Stroud - Save our post office!

London - Fight the closures

Socialist Party feature

World's poor hit by rocketing food prices

International socialist news

New period of workers' militancy in Germany

Socialist Party review

Profit motive and the whispering wind


Home   |   The Socialist 12 March 2008   |   Join the Socialist Party

Subscribe   |   Donate  

Related links:


triangleNHS meltdown - fight the Tory cuts

triangleNHS secret cuts plans exposed

triangleNHS cyberattack: budget cuts and spy agency to blame

triangleCuts, profit and bureaucracy lead to 50% rise in mental health deaths

triangle40% of GPs plan to quit - reverse all NHS cuts and sell-offs!


triangleNorth London hospital workers fight cuts and job losses

triangleUprising to save the NHS!

triangleNo cuts - hands off King George A&E!

triangleTories wreck our NHS


triangleObesity epidemic: end food market anarchy

triangleTories scrap the NHS pay cap: now fight for real-terms pay rises!

triangleOne in four teenage girls depressed - crisis made worse by cuts


triangleNasty party out the Tories

triangleCarlisle NHS campaigners hand in petition to MP


triangleArriva North West bus drivers strike over pay

Gordon Brown:

triangleHow Blairism sank its claws into the Labour Party

Reports and campaigns

Reports and campaigns


North West

Arriva North West bus drivers strike over pay


Democratic rights

Conference on state spies: who's watching who?



Striking back against sackers' charter at Leeds Uni


Royal Mail

Royal Mail bosses block strike - back postal workers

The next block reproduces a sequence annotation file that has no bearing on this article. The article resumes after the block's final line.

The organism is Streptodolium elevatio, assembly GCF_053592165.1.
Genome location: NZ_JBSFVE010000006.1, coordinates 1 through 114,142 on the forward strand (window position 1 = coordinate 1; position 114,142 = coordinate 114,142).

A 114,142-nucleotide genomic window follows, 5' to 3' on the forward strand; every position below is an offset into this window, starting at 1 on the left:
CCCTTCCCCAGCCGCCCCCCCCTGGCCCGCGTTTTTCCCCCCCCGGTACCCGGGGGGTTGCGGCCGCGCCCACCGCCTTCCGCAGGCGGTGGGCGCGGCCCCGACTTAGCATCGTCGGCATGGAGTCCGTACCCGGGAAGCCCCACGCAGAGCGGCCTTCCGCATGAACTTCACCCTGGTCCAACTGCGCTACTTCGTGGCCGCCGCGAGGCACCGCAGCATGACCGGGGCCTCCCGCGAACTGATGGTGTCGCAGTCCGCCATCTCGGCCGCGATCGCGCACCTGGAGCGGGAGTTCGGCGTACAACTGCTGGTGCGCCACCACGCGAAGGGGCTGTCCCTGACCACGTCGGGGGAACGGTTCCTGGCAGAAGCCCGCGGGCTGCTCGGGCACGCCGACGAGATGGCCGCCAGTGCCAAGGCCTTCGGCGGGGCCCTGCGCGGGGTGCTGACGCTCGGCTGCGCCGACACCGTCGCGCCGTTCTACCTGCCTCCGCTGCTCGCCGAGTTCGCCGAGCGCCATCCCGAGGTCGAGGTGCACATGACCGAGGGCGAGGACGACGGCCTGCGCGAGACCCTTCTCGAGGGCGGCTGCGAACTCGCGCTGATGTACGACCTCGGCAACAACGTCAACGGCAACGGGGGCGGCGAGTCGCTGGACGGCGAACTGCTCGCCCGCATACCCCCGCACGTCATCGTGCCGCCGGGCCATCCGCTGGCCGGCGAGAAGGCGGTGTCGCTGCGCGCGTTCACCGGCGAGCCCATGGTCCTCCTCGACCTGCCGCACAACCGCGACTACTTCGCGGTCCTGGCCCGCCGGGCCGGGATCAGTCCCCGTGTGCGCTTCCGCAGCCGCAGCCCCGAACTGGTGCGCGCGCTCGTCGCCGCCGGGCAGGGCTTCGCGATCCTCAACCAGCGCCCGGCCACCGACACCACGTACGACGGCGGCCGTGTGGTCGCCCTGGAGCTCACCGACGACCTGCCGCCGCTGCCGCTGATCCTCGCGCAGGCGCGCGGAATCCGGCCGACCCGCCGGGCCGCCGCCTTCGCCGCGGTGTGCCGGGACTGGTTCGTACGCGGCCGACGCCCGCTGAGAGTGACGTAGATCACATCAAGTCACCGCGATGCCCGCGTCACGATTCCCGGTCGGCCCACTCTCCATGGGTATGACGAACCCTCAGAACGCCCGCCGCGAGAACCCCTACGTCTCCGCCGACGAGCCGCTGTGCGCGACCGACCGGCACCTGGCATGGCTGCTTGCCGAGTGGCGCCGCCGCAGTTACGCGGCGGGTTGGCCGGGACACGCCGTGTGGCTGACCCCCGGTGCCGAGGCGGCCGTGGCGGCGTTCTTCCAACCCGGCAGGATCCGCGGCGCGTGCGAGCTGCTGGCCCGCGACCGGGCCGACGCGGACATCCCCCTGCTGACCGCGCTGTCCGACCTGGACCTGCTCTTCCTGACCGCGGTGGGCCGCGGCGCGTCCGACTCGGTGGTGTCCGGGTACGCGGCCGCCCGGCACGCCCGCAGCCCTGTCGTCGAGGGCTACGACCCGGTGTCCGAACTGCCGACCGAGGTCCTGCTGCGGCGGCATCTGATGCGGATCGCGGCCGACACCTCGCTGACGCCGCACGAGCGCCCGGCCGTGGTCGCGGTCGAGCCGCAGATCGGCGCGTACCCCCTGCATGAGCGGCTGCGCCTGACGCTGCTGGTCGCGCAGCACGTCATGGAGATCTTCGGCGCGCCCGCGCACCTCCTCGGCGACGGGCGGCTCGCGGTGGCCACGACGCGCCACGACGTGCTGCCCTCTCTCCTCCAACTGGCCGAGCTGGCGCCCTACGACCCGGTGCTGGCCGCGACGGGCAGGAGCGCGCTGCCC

Balloting members on the pay cap



'Dazzling' Bad Art show points to socialist future



Sheffield Labour council threatens peaceful protesters with prison


South West Wales

Hundreds turn out for rally aimed at removing west Wales Tory MP



Uprising to save the NHS!



Can you donate to the Socialism 2017 appeal?


East London

No cuts - hands off King George A&E!


North London

North London hospital workers fight cuts and job losses



Nationalise to save jobs at BAE Systems



Schools "can't go any further" - stop the cuts: set deficit budgets now



Socialist Students 'welcome' Hillary Clinton to Swansea

triangleMore Reports and campaigns articles...

Join the Socialist Party
Subscribe to Socialist Party publications
Donate to the Socialist Party

triangle19 Oct Arriva North West bus drivers strike over pay

triangle18 Oct Russia, October 1917: When workers took power

triangle18 Oct Tories torn - bin them now

triangle18 Oct Royal Mail bosses block strike - back postal workers

triangle18 Oct Balloting members on the pay cap

triangle13 Oct The end of the Tories?

triangle11 Oct Nasty party out the Tories

More ...

triangle21 Oct Birmingham: NSSN Solidarity Forum

triangle23 Oct Chesterfield Socialist Party: The continuing struggle for abortion rights

triangle24 Oct Liverpool Socialist Party: The October Russian Revolution 100 years ago to the day

triangle25 Oct Salford Socialist Party: The October 1917 Russian revolution

More ...

Socialist Party Facebook page
Socialist Party on Twitter
Visit us on Youtube



October 2017

September 2017

August 2017

July 2017

June 2017

May 2017

April 2017

March 2017

February 2017

January 2017





















Platform setting: = No platform choice